Working with blend modes in Adobe Photoshop isn’t something you should know how to do. It’s more something you should know exists and that you should recognize that it’s something that requires creativity and exploration. Simply understanding the effects of a particular blend mode really isn’t good enough because, oftentimes, what you think may happen when one is applied doesn’t happen at all.
In this post, I want to talk about the importance of thinking about layer order when working with blend modes. I’ll be focusing on three modes in particular; Overlay, Soft Light and Hard Light. From what I’ve found, these three blend modes offer the most realistically usable combinations for the blending outcomes I’m after.
The way I’m going to go about this is simple. I’ll use two photos in my example. I’ll have three sections – one for each of the aforementioned modes. First, I’ll show you what the Overlay blend mode looks like with one photo on top and then I’ll reverse the order of the layers and also switch which photo the blend mode is applied to. Then, I’ll continue on with the remaining two modes. I think these examples will allow you to become more aware of the effects of and what you can accomplish by merely changing layer order.
I do want to quickly note one thing. If you have a lone photo or a photo on the bottom layer, blend modes will have no effect on that photo. Blend modes only change the look of a combination of layers when they’re applied to the layers on top. Just keep that in the back of your head when you’re exploring this area of Photoshop.
I think it would be wise to show you the original images by themselves. This will give you a much better picture of what the blend modes can do in the following sections.
This is the bridge image:
This is the subway image:
The reason I chose these two images is because they are related in that they both are city centered. Also, the lines play well with one another, which makes the final blended photos look much better than they would have otherwise.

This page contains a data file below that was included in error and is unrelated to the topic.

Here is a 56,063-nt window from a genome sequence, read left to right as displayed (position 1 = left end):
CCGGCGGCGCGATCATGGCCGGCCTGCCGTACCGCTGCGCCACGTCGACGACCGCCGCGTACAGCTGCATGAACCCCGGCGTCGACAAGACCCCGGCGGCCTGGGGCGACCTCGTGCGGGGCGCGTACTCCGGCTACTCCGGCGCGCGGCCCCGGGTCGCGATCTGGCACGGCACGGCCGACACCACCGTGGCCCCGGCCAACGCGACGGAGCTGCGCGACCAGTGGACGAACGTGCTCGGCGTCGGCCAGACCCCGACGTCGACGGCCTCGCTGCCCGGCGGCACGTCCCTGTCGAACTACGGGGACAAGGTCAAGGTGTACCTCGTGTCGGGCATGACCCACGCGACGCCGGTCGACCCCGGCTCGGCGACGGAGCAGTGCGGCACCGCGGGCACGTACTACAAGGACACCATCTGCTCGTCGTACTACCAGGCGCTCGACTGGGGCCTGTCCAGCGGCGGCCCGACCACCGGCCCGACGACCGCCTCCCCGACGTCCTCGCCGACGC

Note: For each section below, I’ll start with the bridge image as the top layer and then I’ll switch it to the subway image as the top layer.
Overlay Blend Mode
First, I’ll tackle the Overlay blend mode. I have a vision for this image, so I’ll place the layer I want blended into the primary image on top. Check it out.
This layer order does a nice job of keeping the subway as the primary focus, with a hint of city in the background. It’s perfect.
Now, I’ll reverse the order of the layers and place the subway image on top. This should keep the bridge as the primary focus and blend the subway into it. Let’s see if that’s what happens.
While this second blend mode looks really cool, the bridge is definitely the center of attention. This is how blending can benefit your photography. Ancillary photos can help you hint at what the photo may also be related to.
Soft Light Blend Mode
Now, I’ll switch over to the Soft Light blend mode and do the same thing I did above. Even though my point has been made in the previous section, I think it’s probably beneficial to take a look at some other blend modes, just to see what they look like.
What we have is almost identical to the section above. The blend mode just looks slightly different. It’s a bit softer and more muted.
Hard Light Blend Mode
Finally, let’s take a look at the Hard Light blend mode. I’ll take the same approach as I took in the previous two sections.
I would actually say that this last image is the best looking. It has bold colors and both layers can be seen clearly.
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